I’m sure you’ve heard about the crazy guy that shot up downtown Austin a few days ago.
What I think is the bigger story is APD Sgt. Adam Johnson’s response that stopped the shooting spree before anyone could be hurt.
Quoting APD Police Chief Art Acevedo from the press conference:
this man [Sgt. Johnson] took 1 shot, from approximately 312 feet away, in the dark, single-handed, while holding the reigns of 2 horses
That 1 shot dropped the crazy (found its mark quite perfectly), and stopped everything. Good job Sgt. Johnson.
I would love to know some things, like if the Sgt. actually trained for this (i.e. took 100 yard shots with his pistol in training), or if he got lucky, or what. But, that’s not what’s important.
What is important is to look at some things:
- Long distance (much longer than 15 yards)
- In the dark (well, low-light because downtown Austin at 2:30 AM isn’t pitch black)
- One handed
- While managing other things (reigns of two horses)
Yeah, on the spectrum of skills to work on, these skills aren’t as vital as some things (see: Minimum Competency for Defensive Pistol). But that doesn’t mean they aren’t important.
No, you can’t practice 100 yard pistol shots at Red’s Indoor Range, but how well can you handle 15 yards? 25 yards? They may not be the ranges of a typical gunfight, but in Tom Givens‘ student data set, he did have a couple incidents that happened in that 15-25 yard range. It happens, and you don’t get to choose if you get to have a typical or anomalous incident.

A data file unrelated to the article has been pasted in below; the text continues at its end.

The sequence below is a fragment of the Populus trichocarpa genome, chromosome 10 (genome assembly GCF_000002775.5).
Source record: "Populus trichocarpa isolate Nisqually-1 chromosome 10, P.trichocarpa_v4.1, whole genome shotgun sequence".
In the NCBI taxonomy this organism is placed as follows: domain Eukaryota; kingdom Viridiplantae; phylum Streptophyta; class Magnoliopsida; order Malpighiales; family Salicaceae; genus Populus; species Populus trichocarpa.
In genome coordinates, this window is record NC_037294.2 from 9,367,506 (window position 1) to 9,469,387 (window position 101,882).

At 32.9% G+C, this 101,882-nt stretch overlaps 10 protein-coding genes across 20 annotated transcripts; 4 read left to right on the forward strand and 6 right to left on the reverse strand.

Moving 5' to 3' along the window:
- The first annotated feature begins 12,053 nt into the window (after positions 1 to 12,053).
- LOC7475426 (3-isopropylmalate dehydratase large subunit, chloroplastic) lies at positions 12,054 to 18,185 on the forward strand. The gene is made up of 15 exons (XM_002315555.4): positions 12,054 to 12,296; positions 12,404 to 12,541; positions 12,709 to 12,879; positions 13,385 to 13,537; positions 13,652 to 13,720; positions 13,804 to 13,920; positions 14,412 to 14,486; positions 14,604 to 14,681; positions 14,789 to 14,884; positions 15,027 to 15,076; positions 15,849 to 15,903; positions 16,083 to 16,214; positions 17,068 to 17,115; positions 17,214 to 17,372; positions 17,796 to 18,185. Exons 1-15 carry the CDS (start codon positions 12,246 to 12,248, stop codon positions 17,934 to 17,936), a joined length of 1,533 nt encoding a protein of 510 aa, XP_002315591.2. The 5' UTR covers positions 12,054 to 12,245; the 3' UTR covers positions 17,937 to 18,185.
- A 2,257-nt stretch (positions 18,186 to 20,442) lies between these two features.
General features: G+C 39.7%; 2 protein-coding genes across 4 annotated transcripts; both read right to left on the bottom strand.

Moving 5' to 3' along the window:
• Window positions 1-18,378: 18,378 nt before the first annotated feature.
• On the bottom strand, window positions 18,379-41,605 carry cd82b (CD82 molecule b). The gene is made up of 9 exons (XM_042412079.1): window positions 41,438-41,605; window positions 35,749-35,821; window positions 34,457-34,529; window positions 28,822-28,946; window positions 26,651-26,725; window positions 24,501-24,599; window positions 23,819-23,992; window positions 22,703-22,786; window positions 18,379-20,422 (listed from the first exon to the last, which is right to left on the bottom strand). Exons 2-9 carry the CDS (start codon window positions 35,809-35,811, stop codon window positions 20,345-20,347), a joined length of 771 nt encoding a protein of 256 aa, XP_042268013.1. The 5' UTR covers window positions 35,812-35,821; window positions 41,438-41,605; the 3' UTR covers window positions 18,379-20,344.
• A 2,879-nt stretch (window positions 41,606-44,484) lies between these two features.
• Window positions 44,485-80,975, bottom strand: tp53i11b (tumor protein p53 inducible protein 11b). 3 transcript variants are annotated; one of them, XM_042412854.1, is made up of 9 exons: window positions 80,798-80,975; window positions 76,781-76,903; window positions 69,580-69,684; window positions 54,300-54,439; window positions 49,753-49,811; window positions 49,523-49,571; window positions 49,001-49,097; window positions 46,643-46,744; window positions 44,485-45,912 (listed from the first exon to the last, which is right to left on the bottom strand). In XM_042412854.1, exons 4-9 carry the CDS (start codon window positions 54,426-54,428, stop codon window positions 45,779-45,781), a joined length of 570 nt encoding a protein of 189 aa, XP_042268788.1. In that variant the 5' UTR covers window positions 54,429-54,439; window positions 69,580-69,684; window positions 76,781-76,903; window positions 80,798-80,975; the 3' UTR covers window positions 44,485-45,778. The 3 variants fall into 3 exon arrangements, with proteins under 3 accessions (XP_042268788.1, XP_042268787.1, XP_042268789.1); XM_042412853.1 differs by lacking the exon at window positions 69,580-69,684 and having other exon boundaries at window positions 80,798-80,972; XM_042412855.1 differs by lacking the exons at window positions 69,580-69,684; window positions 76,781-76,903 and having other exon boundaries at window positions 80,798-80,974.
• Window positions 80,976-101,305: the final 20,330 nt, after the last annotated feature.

How good is your one-handed shooting? Weak-hand too? I know this is always a place I need more practice.
And how about being able to manage something else, like maybe your child is in your hands? Claude Werner elaborates on this:
In the age of two-handed shooting, one-handed shooting has become severely neglected. However, any parent could be carrying a child or grandchild when an incident occurs. To practice for this, consider using a large bag of cat litter to simulate having to access your firearm and shoot while encumbered with a child. At the very least, devoting a substantial portion of your live-fire and dry-fire practice to one-handed work is appropriate for all armed parents of small children.
Give some thought to Sgt. Johnson’s performance. See what you can do to improve your own.